Toni Clark was born April 4, 1915, in Seattle . She met Wilbur in San Diego when he was on the upswing of building his Horatio Alger-type legend after traversing the country, working his way up from penniless diner dishwasher to millionaire restaurateur.
The couple married in 1944, the year they moved to Las Vegas, and he bought El Rancho Vegas. Wilbur sold it in 1946 for about $1 million and spent the next four years building the Desert Inn for $4.5 million. (By contrast, the 2,700-room Wynn Las Vegas carried a $2.7 billion price tag.)
Wilbur Clark's Desert Inn, then the largest hotel in Las Vegas with 300 rooms and a three-story tower, opened on April 24, 1950, the fifth resort on a two-lane highway that would become the Las Vegas Strip.
After Clark's death, the Desert Inn's succession of owners included the colorful Moe Dalitz and billionaires Howard Hughes and Kirk Kerkorian.
Las Vegas mainstays Frank Sinatra, Sammy Davis Jr. and Nat King Cole headlined the Desert Inn's 530-seat Crystal Showroom. The resort's golf course was home to major men's pro tournaments in the 1950s and '60s.
Together, the Clarks marketed Las Vegas as a place of great hospitality, ushering in the town's golden age and establishing the city as an international gaming destination long before there was a Las Vegas Convention and Visitors Authority.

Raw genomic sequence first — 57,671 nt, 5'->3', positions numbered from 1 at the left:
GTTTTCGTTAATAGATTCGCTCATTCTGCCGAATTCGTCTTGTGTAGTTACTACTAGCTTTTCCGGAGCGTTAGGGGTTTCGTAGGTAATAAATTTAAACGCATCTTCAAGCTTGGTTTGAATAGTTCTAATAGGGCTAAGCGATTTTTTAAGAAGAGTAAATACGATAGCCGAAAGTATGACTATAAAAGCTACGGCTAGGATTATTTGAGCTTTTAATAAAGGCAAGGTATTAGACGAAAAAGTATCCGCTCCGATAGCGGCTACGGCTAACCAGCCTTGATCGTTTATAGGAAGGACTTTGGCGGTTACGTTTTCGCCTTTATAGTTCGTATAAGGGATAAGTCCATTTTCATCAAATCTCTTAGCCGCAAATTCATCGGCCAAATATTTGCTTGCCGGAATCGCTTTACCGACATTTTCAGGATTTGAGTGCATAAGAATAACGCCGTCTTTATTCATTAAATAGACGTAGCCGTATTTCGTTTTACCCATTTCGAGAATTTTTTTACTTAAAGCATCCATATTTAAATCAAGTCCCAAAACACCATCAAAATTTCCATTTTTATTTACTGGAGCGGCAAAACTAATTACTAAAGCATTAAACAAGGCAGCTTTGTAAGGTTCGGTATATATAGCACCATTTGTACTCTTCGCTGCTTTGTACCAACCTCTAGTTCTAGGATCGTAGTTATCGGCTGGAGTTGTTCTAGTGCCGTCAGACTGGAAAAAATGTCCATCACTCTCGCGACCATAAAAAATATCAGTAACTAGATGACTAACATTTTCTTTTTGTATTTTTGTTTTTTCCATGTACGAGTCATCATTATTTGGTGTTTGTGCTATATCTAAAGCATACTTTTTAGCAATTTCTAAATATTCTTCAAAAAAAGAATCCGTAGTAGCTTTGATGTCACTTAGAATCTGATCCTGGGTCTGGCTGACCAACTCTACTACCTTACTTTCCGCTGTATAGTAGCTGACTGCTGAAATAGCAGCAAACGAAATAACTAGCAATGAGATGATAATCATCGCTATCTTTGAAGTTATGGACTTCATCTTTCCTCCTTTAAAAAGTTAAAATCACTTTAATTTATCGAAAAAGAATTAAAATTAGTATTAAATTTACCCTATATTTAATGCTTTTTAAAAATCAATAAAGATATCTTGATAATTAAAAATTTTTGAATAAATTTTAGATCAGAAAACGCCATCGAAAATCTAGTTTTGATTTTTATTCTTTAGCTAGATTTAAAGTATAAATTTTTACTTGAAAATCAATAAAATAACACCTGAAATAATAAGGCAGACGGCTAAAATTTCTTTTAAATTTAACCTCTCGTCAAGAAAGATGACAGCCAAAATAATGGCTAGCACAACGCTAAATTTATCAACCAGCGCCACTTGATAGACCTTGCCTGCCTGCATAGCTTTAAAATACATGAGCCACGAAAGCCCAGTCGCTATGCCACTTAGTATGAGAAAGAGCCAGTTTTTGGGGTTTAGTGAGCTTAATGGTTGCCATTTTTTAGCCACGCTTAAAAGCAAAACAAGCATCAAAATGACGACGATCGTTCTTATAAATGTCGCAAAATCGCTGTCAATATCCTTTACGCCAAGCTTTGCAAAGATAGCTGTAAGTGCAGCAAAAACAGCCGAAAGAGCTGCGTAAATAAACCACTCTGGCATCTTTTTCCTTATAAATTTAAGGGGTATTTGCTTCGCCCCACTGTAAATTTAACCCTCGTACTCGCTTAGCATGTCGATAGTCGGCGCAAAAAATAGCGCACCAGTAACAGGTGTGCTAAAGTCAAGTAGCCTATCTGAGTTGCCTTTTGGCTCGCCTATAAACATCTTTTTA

In the early 1950s Toni Clark was among a small group who got high-fashion designs from Paris and New York stocked in the dress shops of Las Vegas. When the Fashion Foundation of America named her to its 10 Best Dressed Women in America list in 1958, the organization said she wore clothes that garnered "gasps of delight from the fun-loving celebrities who frequent the famous Inn."
Clark and Finuf married in 2001, culminating a 27-year friendship.
A party was held for Clark on April 4, 2005, to celebrate her milestone 90th birthday. Among those attending were Barbara Greenspun, singer Phyllis McGuire of the McGuire Sisters, former Desert Inn President Burton Cohen and former Sen. Richard Bryan.
In addition to her husband, Clark is survived by two nieces, Shirley Walker of El Cajon, Calif., and Sharon Hoffer of San Diego; and one nephew, Harold Clark of Paducah, Ky.